When Hitch is being shaved, sometime after the North by Northwest premiere (8 July 1959), Peggy tells him that 20th Century Fox is offering him to direct The Diary of Anne Frank. "Diary" was already finished and premiered in March 1959, so such an offer would not have been made in that same year.
Dean Martin's recording of "Ain't that a Kick in the Head" plays when Janet Leigh meets the Hitchcocks prior to the start of filming. Filming on Psycho ended on February 1, 1960. The song wasn't recorded until May 10, 1960.
When Hitch is seated in front of his TV set watching a cartoon while listening to a classical record album, the piece that is heard, which is correctly credited, is the scherzo movement from Ludwig van Beethoven's 3rd Symphony (Eroica). However the record album cover that is on top of the TV-stereo console is entitled "Beethoven Overtures."
When Hitch is finished being shaved in the barber's chair we see shaving cream residue on his cheeks. When he looks at his reflection in the hand mirror, the residue is gone, but when we see him from the front again, the residue is back.
At two occasions we see the famous Bates Mansion in the background, facing the right side of the house, opposite of how it appears in Psycho. Originally the house was constructed with only 2 walls - the left and front facade.
Portrays principal photography and Alfred Hitchcock's office as being on Paramount Studios' backlot. In reality, as Psycho was the last picture the director would make under his contract with Paramount, by the time filming began his office, as well as the sets, had moved to his new studio, Universal.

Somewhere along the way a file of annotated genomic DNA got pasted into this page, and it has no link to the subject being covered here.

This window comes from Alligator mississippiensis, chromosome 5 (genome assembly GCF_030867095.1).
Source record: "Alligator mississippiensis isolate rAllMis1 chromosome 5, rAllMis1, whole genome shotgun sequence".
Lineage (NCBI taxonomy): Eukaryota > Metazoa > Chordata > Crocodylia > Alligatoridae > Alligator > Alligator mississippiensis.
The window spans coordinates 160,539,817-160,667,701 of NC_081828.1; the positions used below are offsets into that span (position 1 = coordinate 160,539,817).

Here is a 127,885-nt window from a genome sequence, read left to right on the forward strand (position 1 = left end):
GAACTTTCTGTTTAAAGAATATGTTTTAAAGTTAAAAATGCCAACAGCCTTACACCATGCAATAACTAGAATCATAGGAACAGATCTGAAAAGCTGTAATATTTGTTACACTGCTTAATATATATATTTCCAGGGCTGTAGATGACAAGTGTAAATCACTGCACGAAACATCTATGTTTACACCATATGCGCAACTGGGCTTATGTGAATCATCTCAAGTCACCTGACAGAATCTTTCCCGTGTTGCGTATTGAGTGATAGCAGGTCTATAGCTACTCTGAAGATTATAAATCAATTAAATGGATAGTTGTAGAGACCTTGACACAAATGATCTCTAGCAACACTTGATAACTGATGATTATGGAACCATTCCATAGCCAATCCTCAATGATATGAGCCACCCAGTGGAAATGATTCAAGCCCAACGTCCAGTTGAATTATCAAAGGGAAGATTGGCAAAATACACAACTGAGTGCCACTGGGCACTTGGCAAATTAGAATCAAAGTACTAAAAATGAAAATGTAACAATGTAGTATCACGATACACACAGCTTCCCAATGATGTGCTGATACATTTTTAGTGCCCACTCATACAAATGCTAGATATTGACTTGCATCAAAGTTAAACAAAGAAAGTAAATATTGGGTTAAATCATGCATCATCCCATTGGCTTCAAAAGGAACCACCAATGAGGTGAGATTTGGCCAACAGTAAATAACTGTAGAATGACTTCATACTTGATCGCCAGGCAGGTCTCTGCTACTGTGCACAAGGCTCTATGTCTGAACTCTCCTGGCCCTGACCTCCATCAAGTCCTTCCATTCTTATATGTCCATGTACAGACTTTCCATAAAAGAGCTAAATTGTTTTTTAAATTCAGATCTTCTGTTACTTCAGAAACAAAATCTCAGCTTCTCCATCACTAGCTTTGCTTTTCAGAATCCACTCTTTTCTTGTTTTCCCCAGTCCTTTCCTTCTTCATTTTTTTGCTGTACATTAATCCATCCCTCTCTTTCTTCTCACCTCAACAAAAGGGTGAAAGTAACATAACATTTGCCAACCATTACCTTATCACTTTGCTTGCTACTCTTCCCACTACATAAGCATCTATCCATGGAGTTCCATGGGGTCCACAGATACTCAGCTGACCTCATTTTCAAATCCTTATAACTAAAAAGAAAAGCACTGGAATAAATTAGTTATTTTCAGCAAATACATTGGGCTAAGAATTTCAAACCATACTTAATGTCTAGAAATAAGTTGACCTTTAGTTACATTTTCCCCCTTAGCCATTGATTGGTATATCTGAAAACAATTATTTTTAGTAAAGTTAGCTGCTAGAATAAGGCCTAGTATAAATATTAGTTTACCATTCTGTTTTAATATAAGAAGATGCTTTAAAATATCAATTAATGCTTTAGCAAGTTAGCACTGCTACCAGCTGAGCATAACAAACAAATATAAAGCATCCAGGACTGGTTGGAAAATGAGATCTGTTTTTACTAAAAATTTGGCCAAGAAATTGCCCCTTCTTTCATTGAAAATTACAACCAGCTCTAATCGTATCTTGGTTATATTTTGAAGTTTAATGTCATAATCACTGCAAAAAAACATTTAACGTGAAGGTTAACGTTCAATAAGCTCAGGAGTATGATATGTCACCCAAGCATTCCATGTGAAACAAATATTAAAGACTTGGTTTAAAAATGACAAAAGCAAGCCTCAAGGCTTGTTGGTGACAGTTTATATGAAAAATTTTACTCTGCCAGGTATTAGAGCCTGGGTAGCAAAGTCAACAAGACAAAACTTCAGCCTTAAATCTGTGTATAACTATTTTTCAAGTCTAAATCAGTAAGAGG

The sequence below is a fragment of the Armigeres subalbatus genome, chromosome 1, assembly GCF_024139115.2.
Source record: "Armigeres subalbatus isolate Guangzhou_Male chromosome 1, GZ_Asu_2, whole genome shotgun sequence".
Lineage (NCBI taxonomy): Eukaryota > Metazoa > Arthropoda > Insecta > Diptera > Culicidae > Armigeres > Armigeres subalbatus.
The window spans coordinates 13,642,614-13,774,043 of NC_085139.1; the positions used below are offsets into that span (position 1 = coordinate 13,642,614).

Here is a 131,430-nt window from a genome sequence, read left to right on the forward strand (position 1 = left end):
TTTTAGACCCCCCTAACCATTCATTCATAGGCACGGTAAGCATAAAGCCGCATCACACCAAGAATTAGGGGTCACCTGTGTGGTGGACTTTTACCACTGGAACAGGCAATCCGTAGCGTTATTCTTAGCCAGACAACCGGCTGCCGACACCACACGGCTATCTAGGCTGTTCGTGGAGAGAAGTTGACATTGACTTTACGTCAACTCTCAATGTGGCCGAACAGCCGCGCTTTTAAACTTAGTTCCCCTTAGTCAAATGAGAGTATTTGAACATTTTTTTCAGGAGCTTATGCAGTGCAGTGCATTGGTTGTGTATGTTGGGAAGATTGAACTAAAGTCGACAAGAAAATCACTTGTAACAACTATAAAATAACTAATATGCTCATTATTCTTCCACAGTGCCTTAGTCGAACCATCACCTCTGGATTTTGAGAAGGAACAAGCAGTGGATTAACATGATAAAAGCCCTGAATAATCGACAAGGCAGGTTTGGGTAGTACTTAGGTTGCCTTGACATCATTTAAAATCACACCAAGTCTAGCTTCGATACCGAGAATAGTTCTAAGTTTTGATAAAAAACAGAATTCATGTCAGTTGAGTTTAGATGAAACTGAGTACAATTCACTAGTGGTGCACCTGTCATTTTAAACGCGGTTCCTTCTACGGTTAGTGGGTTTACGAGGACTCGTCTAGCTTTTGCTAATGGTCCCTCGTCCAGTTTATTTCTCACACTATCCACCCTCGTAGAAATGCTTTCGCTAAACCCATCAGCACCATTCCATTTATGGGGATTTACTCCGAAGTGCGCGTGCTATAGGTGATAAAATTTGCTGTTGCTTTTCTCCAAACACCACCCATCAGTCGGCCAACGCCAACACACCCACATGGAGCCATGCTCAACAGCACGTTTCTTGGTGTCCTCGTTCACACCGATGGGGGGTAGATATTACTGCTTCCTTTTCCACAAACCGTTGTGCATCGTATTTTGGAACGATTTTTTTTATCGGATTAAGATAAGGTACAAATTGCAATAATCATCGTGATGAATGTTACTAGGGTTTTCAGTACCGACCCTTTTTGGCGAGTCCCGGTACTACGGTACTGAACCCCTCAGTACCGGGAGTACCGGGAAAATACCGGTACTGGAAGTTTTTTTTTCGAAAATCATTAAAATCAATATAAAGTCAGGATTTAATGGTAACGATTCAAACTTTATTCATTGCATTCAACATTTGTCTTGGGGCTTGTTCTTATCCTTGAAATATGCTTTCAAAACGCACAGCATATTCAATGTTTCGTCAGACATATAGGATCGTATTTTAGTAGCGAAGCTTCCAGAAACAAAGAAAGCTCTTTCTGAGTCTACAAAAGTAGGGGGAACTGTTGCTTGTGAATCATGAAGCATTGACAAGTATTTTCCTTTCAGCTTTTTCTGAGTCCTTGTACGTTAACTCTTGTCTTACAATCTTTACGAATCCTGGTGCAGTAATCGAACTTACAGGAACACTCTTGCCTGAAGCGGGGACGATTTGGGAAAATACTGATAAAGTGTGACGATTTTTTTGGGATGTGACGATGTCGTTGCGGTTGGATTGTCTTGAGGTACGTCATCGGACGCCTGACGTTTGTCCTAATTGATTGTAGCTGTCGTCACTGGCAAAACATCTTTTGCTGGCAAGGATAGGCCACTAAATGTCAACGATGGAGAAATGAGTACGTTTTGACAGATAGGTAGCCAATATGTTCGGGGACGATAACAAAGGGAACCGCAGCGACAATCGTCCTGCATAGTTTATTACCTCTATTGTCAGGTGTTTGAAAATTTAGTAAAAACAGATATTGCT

In the on-set scene in which Arbogast (Martin Balsam in the original Psycho) is about to be stabbed, Anthony Perkins' character is seen sitting nearby in drag as Norman-as-Mrs.-Bates. In reality, Anthony Perkins was not even on set this day (Alfred Hitchcock used a female "little person" as a double so audiences wouldn't be tipped off to the murderer's true identity by Perkins' height.) In fact, the only time Perkins actually appeared onscreen as Mrs. Bates was during the big-reveal climax in the fruit-cellar. Doubles and stand-ins were also used during the shower murder for reasons of convenience and deception.
The goof item below may give away important plot points.
Hitchcock's final words in the film are to the movie audience (us): "Good evening", as if closing a segment of his television show Alfred Hitchcock Presents. "Good evening" was what the real Alfred Hitchcock opened his "Presents" segments with. He always closed with "Good night."